'The money is important but all women anyway go to hospital for childbirth nowadays' - a qualitative exploration of why women participate in a conditional cash transfer program to promote institutional deliveries in Madhya Pradesh, India

BMC Pregnancy Childbirth. 2016 Mar 4;16:47. doi: 10.1186/s12884-016-0834-y.

Abstract

Background: In 2005-06, only 39 % of Indian women delivered in a health facility. Given that deliveries at home increase the risk of maternal mortality, it was in this context in 2005, that the Indian Government implemented the Janani Suraksha Yojana program that incentivizes poor women to give birth in a health facility by providing them with a cash transfer upon discharge. JSY helped raise institutional delivery to 74 % in the eight years since its implementation. Despite the success of the JSY in raising institutional delivery proportions, the large number of beneficiaries (105 million), and the cost of the program, there have been few qualitative studies exploring why women participate (or not) in the program. The objective of this paper was to explore this.

Methods: In March 2013, we conducted 24 individual in-depth interviews with women who delivered within the previous 12 months in two districts of Madhya Pradesh, India. Qualitative framework analysis was used to analyze the data.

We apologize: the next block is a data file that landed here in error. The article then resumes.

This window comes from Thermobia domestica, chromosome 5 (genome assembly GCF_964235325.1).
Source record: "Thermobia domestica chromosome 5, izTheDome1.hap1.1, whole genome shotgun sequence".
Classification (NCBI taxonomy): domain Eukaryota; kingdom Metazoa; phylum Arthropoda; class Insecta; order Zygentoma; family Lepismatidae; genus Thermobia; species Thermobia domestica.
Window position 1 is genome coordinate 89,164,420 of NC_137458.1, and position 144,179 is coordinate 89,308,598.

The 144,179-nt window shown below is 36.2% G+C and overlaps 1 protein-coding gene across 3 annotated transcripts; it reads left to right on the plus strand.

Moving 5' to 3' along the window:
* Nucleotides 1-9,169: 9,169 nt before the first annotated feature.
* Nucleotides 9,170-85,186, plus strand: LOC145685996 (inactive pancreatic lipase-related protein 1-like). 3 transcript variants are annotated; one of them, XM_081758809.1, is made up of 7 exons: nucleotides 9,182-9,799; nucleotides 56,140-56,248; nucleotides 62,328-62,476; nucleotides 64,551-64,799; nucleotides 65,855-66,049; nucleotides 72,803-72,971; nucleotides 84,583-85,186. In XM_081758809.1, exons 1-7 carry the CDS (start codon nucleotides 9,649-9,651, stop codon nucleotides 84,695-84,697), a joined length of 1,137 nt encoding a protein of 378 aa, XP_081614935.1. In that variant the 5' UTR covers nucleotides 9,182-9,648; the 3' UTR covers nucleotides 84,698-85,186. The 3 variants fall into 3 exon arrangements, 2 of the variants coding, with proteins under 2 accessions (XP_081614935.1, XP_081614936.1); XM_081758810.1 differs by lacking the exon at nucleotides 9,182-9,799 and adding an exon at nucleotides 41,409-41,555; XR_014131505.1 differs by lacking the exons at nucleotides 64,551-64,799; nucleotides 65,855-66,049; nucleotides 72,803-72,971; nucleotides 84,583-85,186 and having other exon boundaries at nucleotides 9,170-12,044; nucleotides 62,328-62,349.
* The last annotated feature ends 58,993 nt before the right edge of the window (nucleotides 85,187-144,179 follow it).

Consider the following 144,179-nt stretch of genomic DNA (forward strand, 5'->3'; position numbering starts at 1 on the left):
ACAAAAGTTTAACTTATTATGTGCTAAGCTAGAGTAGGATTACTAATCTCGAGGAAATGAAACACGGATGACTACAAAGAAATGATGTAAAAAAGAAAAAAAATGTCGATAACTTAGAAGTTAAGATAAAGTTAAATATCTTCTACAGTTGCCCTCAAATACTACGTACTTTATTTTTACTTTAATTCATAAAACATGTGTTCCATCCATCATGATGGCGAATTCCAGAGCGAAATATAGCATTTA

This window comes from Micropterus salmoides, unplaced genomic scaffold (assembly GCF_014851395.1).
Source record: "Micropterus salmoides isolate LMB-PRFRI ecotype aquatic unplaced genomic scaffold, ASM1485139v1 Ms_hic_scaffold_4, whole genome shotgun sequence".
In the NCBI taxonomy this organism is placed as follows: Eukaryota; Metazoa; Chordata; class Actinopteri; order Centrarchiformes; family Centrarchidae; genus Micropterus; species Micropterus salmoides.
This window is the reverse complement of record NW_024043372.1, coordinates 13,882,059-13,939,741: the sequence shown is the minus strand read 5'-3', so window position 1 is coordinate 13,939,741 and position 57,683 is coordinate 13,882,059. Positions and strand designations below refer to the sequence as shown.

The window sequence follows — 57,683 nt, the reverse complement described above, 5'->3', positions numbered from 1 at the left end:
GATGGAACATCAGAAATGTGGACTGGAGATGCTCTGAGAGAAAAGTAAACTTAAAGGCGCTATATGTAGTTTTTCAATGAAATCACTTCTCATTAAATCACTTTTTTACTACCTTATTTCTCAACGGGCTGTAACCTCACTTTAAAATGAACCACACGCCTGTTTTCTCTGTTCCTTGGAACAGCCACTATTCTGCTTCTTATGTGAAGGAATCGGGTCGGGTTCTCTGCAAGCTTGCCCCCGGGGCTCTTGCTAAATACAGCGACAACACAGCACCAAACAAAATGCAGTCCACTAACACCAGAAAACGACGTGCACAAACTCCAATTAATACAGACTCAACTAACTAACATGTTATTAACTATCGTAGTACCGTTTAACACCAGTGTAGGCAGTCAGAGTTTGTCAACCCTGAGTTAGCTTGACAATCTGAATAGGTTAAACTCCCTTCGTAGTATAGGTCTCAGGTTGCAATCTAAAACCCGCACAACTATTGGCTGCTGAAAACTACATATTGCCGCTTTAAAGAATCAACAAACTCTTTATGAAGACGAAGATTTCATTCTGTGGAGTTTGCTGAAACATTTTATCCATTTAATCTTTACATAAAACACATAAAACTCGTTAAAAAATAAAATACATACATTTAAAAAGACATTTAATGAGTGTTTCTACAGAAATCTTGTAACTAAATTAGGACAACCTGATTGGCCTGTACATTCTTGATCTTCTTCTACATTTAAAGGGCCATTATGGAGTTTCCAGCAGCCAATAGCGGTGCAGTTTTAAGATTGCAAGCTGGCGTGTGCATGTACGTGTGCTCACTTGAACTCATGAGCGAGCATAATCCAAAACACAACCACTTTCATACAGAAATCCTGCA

Results: Our findings suggest that women's increased participation in the program reflect a shift in the social norm. Drivers of the shift include social pressure from the Accredited Social Health Activist (ASHA) to deliver in a health facility, and a growing individual perception of the importance for 'safe' and 'easy' delivery which was most likely an expression of the new social norm. While the incentive was an important influence on many women's choices, others did not perceive it as an important consideration in their decision to deliver in a health facility. Many women reported procedural difficulties to receive the benefit. Retaining the cash incentive was also an issue due to out-of-pocket expenditures incurred at the facility. Non-participation was often unintentional and caused by personal circumstances, poor geographic access or driven by a perception of poor quality of care provided in program facilities.

Conclusions: In summary, while the cash incentive was important for some women in facilitating an institutional birth, the shift in social norm (possibly in part facilitated by the program) and therefore their own perceptions has played a major role in them giving birth in facilities.

Publication types

  • Research Support, Non-U.S. Gov't

MeSH terms

  • Adult
  • Choice Behavior
  • Delivery, Obstetric / economics
  • Delivery, Obstetric / legislation & jurisprudence
  • Delivery, Obstetric / psychology*
  • Female
  • Financing, Government / methods
  • Financing, Government / statistics & numerical data*
  • Health Facilities / legislation & jurisprudence
  • Health Facilities / statistics & numerical data*
  • Health Services Accessibility
  • Humans
  • India
  • Maternal Health Services / economics
  • Maternal Health Services / legislation & jurisprudence
  • Maternal Health Services / statistics & numerical data
  • Parturition / psychology*
  • Patient Acceptance of Health Care / psychology
  • Patient Participation / economics
  • Patient Participation / psychology*
  • Pregnancy
  • Qualitative Research
  • Socioeconomic Factors
  • Young Adult